Amazon has just announced a new service called Glacier. The cloud giant describes its new offering as a secure, extremely low cost storage technology for data archiving and backup. Like the name implies, the service is slow, cold and remote. As with Amazon Simple Storage Service (S3), Glacier allows users to host their data on Amazon’s infrastructure, but overall functionality and use cases are expected to vary quite a bit.
Amazon Evangelist Jeff Barr explains in a blog that Glacier’s main advantage is low-cost storage, which is advertised at $.01/GB/month. Users only pay for the amount of storage they actually utilize, as opposed to subscribing for a certain data limit. The service is also set up to handle petascale volumes “and beyond.”
Given these characteristics, Amazon believes Glacier will provide a decent home for digital media archives, financial records, genomic data, healthcare records, long-term backups and data held for regulatory purposes. These uses are different from S3 implementations, which focus on Web applications and content distribution. Both services claim similar reliability rates with four nines availability and eleven nines durability. this means that if a company uses it to hold 100 billion objects, it can expect to lose one each year.
Amazon explains that Glacier’s lower price point is enabled through slower processing times. When a user wants to retrieve an archive, their request gets queued. In roughly 3-5 hours, the data is made available for download and remains available over a 24-hour period.
Keeping in mind that S3 was designed for rapid retrieval of data: it costs $0.125/GB/month to store up to 1 TB using the simple storage service. As data levels increase, the price can drop as low as $0.055/GB/month but this requires the user to store over 5 petabytes on Amazon’s infrastructure. On the other hand, Glacier runs $0.01/GB/month regardless of how little or much a user decides to store.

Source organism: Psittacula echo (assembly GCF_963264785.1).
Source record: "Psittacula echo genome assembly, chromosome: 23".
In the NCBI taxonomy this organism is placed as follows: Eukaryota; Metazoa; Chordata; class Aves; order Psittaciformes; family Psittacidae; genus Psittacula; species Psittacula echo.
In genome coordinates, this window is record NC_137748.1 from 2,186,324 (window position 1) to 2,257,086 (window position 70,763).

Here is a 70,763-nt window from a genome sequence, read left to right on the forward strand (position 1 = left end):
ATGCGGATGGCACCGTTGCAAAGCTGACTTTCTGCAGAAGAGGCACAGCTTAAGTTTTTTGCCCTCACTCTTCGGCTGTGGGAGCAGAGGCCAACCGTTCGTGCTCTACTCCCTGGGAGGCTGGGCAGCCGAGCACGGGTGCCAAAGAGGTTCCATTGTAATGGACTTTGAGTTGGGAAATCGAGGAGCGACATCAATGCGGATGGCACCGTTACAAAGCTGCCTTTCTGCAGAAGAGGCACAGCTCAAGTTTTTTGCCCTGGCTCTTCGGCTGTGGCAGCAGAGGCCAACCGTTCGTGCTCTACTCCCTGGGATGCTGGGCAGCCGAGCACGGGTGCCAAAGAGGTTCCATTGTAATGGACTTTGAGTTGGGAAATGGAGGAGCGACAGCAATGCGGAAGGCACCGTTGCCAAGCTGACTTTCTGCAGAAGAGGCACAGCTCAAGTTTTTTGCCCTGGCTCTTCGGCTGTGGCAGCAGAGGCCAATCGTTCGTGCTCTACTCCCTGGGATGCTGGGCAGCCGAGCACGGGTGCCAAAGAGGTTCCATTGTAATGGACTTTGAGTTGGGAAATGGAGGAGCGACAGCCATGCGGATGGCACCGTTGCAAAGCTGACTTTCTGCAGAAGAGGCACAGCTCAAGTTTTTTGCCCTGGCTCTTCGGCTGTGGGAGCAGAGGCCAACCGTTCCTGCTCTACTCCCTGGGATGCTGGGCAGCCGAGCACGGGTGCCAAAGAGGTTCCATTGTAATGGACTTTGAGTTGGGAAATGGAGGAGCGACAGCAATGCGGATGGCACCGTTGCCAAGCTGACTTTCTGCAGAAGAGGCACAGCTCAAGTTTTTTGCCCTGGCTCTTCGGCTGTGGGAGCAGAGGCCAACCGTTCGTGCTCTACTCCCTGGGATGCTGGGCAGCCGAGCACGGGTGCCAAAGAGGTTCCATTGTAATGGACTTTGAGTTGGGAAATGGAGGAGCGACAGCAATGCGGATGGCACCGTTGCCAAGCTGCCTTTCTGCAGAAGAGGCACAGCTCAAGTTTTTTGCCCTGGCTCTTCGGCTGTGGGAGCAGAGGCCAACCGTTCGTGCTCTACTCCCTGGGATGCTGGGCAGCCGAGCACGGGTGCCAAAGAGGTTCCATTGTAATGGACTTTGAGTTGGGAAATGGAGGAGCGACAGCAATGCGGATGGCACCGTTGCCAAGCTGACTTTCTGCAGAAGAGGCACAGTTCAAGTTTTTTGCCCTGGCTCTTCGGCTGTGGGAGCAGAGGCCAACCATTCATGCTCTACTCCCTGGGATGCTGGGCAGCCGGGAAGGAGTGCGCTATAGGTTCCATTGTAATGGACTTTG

To incentivize customers to choose the appropriate storage service, Amazon charges for retrieval of data on Glacier. Users can download up to 5 percent of their average monthly storage for free. Beyond that, Amazon charges retrieval fees to the tune of $0.01/GB.
Setting up a Glacier account appears to be a relatively simple process. As Barr explains:
To store data in Glacier, you start by creating a named vault. You can have up to 1000 vaults per region in your AWS account. Once you have created the vault, you simply upload your data (an archive in Glacier terminology). Each archive can contain up to 40 Terabytes of data and you can use multipart uploading or AWS Import/Export to optimize the upload process. Glacier will encrypt your data using AES-256 and will store it durably in an immutable form. Glacier will acknowledge your storage request as soon as your data has been stored in multiple facilities.
Initiating the process will require client software or familiarity with Amazon’s SDKs and APIs. FastGlacier is a free client for Windows users, although as of today, no Mac clients have been developed. This is unfortunate, as the writer of this article considers the cost and functionality of Glacier as good reasons to store old media archives on Amazon. The only roadblock to migration is the lack of a Mac client.
The tutorial video below explains how to setup Glacier for the first time.
While the new service offers a low-cost solution for archiving and backing up data, Amazon is not the only player in this field. Yesterday, Venture Beat covered another storage provider named Quantum. Their Q-Cloud service aims to handle similar workloads as Glacier, but combines on-premise and cloud storage to enable faster access to saved datasets. Like S3, the service has a variable pricing structure based on how much data is stored by the user. While initial costs offer little advantage to Glacier, when data stored consumes more than 72 TB, the price drops to $.15/GB/mo. This assumes Glacier users chose a 15:1 deduplication ratio.
Enterprise IT typically dictates archiving with off-site tape backups. With this development, Amazon is looking to change the norm with their Glacier service. Whether the project will pick up steam is yet to be seen, but it appears to be a solid use of cloud technology without overplaying its hand.
Amazon Glacier is available now across the US, and in Europe and Japan. The Amazon Glacier detail page offers additional details and pricing information.